“The words are growing in the field, and they hover above the page. They’re like flowers, and I pick the ones I like,” says Mary Ruefle.
by Lauren Moya Ford5 hours ago
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On pages 36 and 37 of Captain January, a 19th-century children’s novel by Laura E. Richards, Mary Ruefle has erased all but the following words: “My / heart / was / a / Long / lost / drawing.” Among the soupy lines of white paint that cover the original text, Ruefle has pasted an old-timey etching of a beached whale, its expressive eye staring out at as tiny, ineffectual humans rush about its inert body. As in so many of Ruefle’s erasures, her intervention transforms someone else’s words into something poignant, while her strange illustration injects an unexpected flash of humor. Both elements unsettle the book’s usual purpose, making it delightfully unclear whether its pages are meant for reading, visual viewing, or something else.
A celebrated poet and essayist, Ruefle has made her mark on thousands of pages since beginning her erasure series in 1998. A selection of her erased books, along with a group of her captioned postcards, is on display in Mary Ruefle: Erasures at the Robert Frost Stone House Museum.
Although this is the first solo exhibition of Ruefle’s visual work, art has long been a key part of her life. “I’ve always been a very visual person,” she said on a recent phone call with Hyperallergic from her Vermont home. As a teen, Ruefle moved to Europe, where she spent a great deal of her time in art museums, and in college, she focused on visual art and literature equally. “When I graduated, I had to make a decision,” Ruefle recalled. “I didn’t have any money. At that point, I couldn’t afford canvas and paint. I couldn’t afford to be a visual artist.”
Still, Ruefle’s daily erasure practice — she’s completed more than 110 books — has a strong visual art slant. She uses markers, correctional fluid, paint, tape, and even cuts text from the page with scissors to erase existing words and phrases. Texts, photos, and drawings from other publications make their way into these pages, as well as pressed flowers, handwritten notes, grocery lists, fingerprint samples, tangles of string, and other objects. Ruefle’s textured, altered pages collectively form a nonlinear but sequential experience-object that playfully questions notions of authorship — whose work is this now? — while bridging, collapsing, and confounding tidy boundaries between image and text, collage and literature.
Other poets have defiantly erased the work of more established creators, but Ruefle takes a different tack. “I like to take boring, obscure texts that nobody reads and that nobody would want to read,” she noted. Ruefle favors books that are, in her words, “very sentimental and by today’s standards totally politically incorrect.” Scouring thrift stores, used bookshops, and estate sales, Ruefle selects a book by scrutinizing its text, considering its words as raw material. “I want nouns,” she said. “I want a balance of the abstract and the concrete. I want the word death. I want the word God. I also want peonies and the color blue.”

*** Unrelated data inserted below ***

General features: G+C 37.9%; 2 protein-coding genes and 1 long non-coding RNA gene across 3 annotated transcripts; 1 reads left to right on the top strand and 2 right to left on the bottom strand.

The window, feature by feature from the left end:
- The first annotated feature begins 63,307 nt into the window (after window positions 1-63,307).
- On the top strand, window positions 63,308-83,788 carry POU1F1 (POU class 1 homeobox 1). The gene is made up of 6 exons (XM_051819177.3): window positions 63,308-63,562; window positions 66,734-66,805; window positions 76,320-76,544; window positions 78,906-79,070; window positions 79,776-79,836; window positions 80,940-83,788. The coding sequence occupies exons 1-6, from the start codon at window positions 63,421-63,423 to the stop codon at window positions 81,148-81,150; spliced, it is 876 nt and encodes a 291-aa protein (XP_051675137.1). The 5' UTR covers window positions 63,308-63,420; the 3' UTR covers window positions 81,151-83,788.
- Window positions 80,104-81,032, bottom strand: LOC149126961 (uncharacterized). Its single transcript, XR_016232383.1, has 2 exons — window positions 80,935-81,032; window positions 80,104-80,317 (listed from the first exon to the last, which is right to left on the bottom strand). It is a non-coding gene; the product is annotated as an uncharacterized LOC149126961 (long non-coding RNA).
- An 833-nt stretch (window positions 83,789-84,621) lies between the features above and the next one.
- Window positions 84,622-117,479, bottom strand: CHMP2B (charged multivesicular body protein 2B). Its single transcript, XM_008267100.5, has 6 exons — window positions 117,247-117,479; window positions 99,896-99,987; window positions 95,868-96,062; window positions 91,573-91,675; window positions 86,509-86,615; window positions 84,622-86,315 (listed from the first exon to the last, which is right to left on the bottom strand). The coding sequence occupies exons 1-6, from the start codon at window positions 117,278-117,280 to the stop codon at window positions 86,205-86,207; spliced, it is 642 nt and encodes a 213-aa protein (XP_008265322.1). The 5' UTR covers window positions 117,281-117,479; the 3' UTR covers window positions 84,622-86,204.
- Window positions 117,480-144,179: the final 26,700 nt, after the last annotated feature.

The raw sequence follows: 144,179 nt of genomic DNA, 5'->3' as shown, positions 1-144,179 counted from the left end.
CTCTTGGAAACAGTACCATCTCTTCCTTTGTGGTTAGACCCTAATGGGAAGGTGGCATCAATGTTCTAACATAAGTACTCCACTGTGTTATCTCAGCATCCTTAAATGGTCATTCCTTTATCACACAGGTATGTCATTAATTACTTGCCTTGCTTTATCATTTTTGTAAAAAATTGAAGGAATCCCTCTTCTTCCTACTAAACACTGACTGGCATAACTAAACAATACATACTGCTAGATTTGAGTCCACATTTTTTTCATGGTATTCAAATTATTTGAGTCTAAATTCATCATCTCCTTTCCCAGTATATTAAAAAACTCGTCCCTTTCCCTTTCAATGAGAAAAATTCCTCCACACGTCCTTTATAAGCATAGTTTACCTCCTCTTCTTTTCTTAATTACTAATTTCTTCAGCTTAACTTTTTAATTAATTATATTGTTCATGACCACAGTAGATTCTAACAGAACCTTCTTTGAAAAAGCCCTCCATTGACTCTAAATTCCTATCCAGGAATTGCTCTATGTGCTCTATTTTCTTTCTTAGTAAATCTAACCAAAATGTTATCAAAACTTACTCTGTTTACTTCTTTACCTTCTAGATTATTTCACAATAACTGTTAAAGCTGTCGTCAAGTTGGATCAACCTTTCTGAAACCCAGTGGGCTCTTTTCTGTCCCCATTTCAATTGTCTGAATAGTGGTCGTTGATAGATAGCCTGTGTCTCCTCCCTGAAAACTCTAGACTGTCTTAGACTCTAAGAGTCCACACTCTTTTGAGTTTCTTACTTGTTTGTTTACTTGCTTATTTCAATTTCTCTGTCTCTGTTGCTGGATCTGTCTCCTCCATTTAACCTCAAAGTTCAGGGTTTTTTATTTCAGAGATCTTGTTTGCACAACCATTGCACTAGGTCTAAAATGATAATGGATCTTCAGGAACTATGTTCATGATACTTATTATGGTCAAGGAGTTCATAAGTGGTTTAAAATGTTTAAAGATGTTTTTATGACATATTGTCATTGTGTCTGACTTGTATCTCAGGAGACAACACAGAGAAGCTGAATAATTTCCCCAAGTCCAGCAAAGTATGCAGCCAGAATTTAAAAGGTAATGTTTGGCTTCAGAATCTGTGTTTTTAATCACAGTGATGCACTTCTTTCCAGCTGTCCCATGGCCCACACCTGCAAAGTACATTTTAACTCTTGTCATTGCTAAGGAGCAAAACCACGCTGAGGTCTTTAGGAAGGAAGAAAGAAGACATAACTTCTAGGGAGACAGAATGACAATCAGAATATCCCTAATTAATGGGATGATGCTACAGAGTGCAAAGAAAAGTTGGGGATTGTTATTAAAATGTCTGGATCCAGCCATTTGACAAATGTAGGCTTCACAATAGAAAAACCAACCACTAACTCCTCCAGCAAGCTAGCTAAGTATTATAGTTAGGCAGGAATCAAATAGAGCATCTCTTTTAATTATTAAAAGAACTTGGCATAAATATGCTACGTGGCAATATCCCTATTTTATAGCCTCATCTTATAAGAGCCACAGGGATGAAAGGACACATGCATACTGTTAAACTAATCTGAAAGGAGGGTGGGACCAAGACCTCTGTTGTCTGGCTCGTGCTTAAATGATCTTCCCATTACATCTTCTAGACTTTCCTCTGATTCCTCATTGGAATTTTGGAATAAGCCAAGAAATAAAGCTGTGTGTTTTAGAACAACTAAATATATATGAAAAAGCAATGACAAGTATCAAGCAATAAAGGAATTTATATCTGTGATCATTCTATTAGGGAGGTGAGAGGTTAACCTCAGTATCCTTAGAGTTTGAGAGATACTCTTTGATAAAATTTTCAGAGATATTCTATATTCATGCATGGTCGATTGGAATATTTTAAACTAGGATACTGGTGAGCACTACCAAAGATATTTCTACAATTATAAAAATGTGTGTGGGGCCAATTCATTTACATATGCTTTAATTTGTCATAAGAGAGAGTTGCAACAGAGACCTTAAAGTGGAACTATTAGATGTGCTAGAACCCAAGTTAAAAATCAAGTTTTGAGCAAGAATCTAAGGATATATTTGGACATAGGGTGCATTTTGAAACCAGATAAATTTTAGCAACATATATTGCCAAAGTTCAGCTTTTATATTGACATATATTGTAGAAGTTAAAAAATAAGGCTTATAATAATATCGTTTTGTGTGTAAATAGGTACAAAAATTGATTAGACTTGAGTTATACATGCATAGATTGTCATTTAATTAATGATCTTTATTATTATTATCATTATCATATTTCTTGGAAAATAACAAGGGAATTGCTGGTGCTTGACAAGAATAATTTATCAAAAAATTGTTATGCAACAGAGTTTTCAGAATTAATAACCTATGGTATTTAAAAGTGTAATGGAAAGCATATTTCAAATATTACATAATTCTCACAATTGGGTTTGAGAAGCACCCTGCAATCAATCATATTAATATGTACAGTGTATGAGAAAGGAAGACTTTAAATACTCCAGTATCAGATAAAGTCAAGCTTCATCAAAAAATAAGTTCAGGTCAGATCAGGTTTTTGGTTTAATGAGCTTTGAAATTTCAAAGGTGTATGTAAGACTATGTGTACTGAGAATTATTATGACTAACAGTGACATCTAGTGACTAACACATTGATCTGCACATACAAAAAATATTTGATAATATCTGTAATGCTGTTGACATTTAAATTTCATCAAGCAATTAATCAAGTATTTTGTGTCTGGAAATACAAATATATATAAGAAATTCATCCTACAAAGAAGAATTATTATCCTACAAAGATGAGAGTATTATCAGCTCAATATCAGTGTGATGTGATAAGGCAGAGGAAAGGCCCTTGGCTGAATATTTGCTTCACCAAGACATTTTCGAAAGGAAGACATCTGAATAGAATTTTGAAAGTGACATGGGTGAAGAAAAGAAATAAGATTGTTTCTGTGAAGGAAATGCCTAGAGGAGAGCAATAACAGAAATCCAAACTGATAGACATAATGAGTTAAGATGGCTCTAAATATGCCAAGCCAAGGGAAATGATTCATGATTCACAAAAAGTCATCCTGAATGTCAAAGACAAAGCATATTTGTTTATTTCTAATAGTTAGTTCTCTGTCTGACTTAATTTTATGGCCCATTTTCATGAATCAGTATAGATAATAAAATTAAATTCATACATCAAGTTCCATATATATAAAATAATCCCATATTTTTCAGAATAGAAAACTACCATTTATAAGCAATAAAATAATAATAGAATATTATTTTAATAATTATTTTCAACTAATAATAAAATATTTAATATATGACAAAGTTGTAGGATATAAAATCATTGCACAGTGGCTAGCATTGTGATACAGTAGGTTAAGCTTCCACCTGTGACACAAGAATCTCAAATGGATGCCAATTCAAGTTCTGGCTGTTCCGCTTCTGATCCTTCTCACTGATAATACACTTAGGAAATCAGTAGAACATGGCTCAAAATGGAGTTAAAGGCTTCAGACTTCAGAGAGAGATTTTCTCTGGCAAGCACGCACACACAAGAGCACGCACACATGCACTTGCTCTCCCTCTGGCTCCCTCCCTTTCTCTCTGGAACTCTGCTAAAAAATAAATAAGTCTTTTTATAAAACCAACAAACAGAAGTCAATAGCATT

Ruefle doesn’t read the books before erasing them; her process is intuitive and improvisatory. “I describe it like this: the two pages are a field,” Ruefle explained. “The words are growing in the field, and they hover above the page. They’re like flowers, and I pick the ones I like. My eye is roaming all over, trying to make connections.” The resulting texts are lyrical and melancholic, but sharply funny, too. In a spread from The Story of Ida (originally by Francesca Alexander and published in 1883), Ruefle has glued half of a signed check for one cent, while the text on the facing page wryly reads, “a poet, / that first happy winter / I was / beginning to earn money.”
Refreshing bursts of wit also appear in Ruefle’s postcards, in which she captions vintage photos with endlessly odd phrases from found texts. “You know, life is long and hard,” Ruefle reflected. “The best way to survive it is to have a sense of humor. My goal is to make someone smile.”
Despite her many accolades, Ruefle is humble about her work, and views her erasures as a crucial but mostly private exercise. “It’s a hobby, to be honest,” she said. “But if you look up the word hobby in the dictionary, you’ll realize that all art is a hobby. A hobby is something that you do for intense personal pleasure.” Ruefle’s erasures bring us an intense sense of pleasure, too.
Mary Ruefle, “Untitled,” postcard, dimensions variable
Mary Ruefle: Erasures continues at the Robert Frost Stone House Museum at Bennington College (121 Vermont Route 7a, Shaftsbury, Vermont) through October 31.
Lauren Moya Ford
Lauren Moya Ford is a writer and artist. Her writing has appeared in Apollo, Artsy, Atlas Obscura, Flash Art, Frieze, Glasstire, Mousse Magazine, and other publications. More by Lauren Moya Ford